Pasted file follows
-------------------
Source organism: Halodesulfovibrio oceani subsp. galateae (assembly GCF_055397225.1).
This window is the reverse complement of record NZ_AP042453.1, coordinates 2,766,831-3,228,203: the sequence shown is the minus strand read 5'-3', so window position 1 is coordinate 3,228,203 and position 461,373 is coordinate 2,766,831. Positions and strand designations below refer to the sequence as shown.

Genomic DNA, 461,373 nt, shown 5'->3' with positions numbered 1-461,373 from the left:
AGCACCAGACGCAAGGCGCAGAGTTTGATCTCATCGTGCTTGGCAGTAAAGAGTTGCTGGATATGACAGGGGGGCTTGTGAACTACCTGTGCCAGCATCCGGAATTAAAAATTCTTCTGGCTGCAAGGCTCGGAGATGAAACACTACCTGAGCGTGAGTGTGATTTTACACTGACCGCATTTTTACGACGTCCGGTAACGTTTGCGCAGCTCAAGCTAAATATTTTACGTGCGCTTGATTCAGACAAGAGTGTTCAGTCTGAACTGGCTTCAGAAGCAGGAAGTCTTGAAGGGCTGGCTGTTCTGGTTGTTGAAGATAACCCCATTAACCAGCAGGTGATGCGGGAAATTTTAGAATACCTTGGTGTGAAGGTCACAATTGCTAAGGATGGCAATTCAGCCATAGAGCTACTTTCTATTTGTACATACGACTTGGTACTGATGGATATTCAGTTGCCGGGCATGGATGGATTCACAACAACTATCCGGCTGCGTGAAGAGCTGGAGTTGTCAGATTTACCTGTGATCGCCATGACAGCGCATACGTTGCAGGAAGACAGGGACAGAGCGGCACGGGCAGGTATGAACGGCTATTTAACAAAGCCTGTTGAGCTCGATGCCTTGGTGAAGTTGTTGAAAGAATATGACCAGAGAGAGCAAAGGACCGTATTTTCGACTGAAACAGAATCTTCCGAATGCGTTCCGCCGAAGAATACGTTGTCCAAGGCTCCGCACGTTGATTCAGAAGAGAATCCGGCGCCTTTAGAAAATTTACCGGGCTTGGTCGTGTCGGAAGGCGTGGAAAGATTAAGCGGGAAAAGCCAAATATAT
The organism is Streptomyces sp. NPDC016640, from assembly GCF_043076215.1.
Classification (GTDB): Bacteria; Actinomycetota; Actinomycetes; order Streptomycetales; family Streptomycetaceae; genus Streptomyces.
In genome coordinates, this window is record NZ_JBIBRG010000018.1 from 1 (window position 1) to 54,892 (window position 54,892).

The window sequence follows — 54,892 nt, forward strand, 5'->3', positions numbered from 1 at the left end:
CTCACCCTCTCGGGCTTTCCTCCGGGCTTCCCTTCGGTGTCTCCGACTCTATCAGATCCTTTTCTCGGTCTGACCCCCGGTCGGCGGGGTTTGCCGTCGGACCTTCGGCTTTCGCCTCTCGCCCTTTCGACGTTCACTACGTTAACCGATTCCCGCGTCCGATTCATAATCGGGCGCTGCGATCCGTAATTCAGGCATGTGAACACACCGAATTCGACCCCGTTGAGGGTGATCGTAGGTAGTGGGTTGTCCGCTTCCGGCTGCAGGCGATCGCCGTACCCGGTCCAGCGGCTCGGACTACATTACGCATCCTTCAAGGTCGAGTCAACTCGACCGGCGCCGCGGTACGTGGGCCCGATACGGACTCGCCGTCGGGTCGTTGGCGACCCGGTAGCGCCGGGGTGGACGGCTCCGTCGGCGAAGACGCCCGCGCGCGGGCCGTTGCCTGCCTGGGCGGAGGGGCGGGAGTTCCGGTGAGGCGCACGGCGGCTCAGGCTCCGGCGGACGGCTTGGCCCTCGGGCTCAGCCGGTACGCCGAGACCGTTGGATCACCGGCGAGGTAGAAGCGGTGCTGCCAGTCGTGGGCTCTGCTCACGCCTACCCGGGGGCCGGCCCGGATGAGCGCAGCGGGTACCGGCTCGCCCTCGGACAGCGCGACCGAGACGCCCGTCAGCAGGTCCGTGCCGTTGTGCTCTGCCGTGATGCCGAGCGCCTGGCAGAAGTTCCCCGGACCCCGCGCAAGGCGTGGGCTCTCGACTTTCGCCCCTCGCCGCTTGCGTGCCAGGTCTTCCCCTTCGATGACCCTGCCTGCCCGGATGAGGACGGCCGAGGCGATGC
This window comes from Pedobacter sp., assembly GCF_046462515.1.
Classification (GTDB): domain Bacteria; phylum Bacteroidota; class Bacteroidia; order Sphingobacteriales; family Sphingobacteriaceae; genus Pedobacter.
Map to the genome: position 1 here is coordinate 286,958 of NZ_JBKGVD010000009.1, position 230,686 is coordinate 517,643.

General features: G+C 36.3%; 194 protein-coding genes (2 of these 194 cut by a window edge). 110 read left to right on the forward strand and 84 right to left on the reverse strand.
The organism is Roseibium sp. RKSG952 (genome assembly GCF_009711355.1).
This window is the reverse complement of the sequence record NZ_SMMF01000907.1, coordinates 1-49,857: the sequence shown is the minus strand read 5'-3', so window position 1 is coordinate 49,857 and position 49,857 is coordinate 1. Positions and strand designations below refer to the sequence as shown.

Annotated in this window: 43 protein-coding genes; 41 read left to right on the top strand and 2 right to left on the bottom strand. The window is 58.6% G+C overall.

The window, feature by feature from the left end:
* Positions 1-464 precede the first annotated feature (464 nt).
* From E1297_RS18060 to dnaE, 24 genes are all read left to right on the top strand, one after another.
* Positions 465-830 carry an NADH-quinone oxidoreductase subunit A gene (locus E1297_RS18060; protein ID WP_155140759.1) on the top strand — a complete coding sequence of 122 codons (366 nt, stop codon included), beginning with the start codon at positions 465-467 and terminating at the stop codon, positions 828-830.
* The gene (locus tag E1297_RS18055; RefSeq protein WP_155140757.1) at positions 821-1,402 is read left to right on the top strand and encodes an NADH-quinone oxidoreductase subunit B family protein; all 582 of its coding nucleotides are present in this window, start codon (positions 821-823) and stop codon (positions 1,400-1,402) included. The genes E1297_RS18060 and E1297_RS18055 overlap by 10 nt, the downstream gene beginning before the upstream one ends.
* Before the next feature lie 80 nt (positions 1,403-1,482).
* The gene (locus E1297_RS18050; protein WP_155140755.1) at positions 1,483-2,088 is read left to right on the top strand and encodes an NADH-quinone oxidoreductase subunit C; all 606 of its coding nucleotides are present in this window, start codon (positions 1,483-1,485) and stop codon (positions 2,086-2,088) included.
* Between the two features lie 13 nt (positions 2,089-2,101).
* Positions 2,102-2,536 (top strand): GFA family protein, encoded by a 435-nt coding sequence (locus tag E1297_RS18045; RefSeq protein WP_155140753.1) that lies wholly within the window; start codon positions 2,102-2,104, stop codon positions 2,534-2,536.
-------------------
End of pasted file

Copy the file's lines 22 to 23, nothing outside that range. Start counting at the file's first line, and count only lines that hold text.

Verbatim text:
* Before the next feature lie 80 nt (positions 1,403-1,482).
* The gene (locus E1297_RS18050; protein WP_155140755.1) at positions 1,483-2,088 is read left to right on the top strand and encodes an NADH-quinone oxidoreductase subunit C; all 606 of its coding nucleotides are present in this window, start codon (positions 1,483-1,485) and stop codon (positions 2,086-2,088) included.